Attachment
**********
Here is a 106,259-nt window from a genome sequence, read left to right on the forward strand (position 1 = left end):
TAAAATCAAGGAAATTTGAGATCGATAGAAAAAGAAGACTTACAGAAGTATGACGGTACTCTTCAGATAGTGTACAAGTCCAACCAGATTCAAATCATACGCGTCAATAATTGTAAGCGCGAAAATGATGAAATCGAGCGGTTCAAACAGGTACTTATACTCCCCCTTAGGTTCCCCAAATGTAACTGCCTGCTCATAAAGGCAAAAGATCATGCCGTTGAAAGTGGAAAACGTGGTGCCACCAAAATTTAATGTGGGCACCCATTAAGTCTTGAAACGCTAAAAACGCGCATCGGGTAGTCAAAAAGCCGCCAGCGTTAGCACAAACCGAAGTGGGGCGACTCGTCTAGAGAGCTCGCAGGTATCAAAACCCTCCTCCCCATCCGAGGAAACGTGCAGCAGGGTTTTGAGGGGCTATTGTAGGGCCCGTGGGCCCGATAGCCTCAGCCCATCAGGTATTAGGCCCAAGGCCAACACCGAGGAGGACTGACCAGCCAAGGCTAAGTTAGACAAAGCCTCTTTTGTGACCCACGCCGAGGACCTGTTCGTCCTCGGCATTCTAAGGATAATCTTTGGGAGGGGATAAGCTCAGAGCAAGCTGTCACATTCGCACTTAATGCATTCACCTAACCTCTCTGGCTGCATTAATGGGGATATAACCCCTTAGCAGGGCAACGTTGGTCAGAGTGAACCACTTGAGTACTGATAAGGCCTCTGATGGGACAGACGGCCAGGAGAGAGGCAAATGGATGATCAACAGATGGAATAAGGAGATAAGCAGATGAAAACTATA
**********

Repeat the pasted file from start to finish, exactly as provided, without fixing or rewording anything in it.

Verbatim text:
Here is a 106,259-nt window from a genome sequence, read left to right on the forward strand (position 1 = left end):
TAAAATCAAGGAAATTTGAGATCGATAGAAAAAGAAGACTTACAGAAGTATGACGGTACTCTTCAGATAGTGTACAAGTCCAACCAGATTCAAATCATACGCGTCAATAATTGTAAGCGCGAAAATGATGAAATCGAGCGGTTCAAACAGGTACTTATACTCCCCCTTAGGTTCCCCAAATGTAACTGCCTGCTCATAAAGGCAAAAGATCATGCCGTTGAAAGTGGAAAACGTGGTGCCACCAAAATTTAATGTGGGCACCCATTAAGTCTTGAAACGCTAAAAACGCGCATCGGGTAGTCAAAAAGCCGCCAGCGTTAGCACAAACCGAAGTGGGGCGACTCGTCTAGAGAGCTCGCAGGTATCAAAACCCTCCTCCCCATCCGAGGAAACGTGCAGCAGGGTTTTGAGGGGCTATTGTAGGGCCCGTGGGCCCGATAGCCTCAGCCCATCAGGTATTAGGCCCAAGGCCAACACCGAGGAGGACTGACCAGCCAAGGCTAAGTTAGACAAAGCCTCTTTTGTGACCCACGCCGAGGACCTGTTCGTCCTCGGCATTCTAAGGATAATCTTTGGGAGGGGATAAGCTCAGAGCAAGCTGTCACATTCGCACTTAATGCATTCACCTAACCTCTCTGGCTGCATTAATGGGGATATAACCCCTTAGCAGGGCAACGTTGGTCAGAGTGAACCACTTGAGTACTGATAAGGCCTCTGATGGGACAGACGGCCAGGAGAGAGGCAAATGGATGATCAACAGATGGAATAAGGAGATAAGCAGATGAAAACTATA